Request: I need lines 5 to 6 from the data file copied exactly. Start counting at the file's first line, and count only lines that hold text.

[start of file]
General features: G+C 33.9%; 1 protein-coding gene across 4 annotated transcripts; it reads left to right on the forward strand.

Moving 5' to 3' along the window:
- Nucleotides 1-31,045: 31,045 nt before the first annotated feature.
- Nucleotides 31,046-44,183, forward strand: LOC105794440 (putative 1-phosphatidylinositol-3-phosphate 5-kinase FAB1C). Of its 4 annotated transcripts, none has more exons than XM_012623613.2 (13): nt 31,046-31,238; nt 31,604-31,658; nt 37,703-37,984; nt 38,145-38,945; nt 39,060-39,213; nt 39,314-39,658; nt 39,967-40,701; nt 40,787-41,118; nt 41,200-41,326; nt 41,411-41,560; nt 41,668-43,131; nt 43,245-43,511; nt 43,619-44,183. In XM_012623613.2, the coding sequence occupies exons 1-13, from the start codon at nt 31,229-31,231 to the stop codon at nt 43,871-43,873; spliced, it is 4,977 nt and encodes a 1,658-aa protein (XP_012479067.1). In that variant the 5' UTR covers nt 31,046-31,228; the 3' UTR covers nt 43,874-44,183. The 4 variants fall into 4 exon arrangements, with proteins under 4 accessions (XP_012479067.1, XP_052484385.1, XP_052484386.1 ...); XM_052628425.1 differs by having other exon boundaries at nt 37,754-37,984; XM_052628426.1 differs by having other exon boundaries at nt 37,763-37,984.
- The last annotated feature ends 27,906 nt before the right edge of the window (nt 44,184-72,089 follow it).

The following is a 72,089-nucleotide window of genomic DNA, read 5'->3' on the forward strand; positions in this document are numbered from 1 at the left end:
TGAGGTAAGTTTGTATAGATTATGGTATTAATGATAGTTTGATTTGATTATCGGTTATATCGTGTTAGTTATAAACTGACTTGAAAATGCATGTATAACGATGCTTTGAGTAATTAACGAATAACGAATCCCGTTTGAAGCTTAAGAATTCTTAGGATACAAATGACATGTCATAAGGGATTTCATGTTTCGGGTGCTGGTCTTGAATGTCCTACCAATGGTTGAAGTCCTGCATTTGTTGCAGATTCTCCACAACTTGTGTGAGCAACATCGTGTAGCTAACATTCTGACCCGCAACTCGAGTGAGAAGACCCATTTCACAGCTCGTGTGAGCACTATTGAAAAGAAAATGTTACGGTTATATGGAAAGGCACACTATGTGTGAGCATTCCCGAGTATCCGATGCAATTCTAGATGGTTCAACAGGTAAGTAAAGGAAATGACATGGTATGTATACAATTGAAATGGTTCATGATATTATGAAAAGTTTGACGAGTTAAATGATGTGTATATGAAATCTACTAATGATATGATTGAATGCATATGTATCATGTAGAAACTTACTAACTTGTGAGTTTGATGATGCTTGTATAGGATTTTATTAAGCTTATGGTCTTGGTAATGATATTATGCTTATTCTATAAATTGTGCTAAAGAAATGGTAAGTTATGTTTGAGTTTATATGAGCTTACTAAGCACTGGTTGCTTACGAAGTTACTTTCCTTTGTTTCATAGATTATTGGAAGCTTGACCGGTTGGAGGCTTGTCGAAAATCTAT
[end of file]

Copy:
- The last annotated feature ends 27,906 nt before the right edge of the window (nt 44,184-72,089 follow it).

The following is a 72,089-nucleotide window of genomic DNA, read 5'->3' on the forward strand; positions in this document are numbered from 1 at the left end: